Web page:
The body of a black labourer has gone missing from a French construction site in Africa, and the lives of four characters will never be the same again. Without the dead man’s body, Koltès’s characters are left facing an empty grave, unable to mourn properly. They have only words to fill the void.
« I created Black Battles With Dogs in Atlanta. The earth there is red, and the city itself is black and white, a perpetual work-in-progress since the era of its historical clashes and devastating fires. A city on edge, haunted by its dead. A city where memory is relentlessly erased, even as it is being unearthed. From the Civil War to the civil rights movement that put an end to racial segregation (70,000 African Americans lynched in 70 years), from Margaret Mitchell to Martin Luther King, from Gone with the Wind to Deli verance , the city of Coca-Cola and CNN continues to tremble and struggle.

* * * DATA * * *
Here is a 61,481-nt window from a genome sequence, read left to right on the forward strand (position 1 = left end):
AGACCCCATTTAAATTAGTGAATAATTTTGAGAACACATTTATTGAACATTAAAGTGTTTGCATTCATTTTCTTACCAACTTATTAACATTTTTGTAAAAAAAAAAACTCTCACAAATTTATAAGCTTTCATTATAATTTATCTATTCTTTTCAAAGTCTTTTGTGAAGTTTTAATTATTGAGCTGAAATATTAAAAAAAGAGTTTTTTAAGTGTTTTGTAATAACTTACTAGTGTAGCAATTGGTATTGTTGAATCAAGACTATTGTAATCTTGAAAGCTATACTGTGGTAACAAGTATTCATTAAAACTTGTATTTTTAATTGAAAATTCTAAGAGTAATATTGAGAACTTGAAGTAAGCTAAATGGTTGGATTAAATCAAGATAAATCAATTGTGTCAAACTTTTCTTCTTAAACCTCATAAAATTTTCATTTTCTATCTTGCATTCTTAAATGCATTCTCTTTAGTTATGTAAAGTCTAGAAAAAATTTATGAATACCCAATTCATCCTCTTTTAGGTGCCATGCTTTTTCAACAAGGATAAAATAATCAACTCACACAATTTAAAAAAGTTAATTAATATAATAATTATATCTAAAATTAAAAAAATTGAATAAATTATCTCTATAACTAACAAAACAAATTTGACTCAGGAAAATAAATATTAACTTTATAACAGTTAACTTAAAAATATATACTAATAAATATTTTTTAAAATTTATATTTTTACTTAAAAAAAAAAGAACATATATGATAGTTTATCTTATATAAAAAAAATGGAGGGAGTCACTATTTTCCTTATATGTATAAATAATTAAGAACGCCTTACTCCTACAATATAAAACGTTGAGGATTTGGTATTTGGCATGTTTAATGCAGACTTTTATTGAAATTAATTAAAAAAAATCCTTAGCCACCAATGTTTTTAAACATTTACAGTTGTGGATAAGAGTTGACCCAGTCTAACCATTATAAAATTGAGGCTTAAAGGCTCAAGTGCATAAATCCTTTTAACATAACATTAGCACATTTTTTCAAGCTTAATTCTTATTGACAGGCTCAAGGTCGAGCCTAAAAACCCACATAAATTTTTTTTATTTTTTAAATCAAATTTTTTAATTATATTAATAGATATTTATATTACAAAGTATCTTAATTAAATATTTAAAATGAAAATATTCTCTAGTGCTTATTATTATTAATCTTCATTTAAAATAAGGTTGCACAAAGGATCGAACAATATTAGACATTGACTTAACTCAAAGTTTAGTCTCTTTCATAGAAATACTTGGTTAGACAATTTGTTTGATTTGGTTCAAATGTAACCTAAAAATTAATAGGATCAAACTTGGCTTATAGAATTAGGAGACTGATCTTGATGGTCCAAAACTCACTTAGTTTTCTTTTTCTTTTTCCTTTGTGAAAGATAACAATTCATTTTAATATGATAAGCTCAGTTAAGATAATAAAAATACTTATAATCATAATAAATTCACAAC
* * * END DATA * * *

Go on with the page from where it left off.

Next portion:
The initial creation of Black Battles With Dogs in Atlanta went hand in hand with an awareness of the city’s unique political and artistic heritage. What came as a surprise to me was how the process of introducing Koltès’s work to an American public entailed a rediscovery of the playwright himself. This was possible precisely because we found ourselves in a different place, with a different resonance. We discovered Koltès through his confrontation with another language, other bodies, and a different world. Over there, the whispered breath of one who has died but been denied a burial tells me a story of the Other, of Love and of Abandon. »
– Arthur Nauzyciel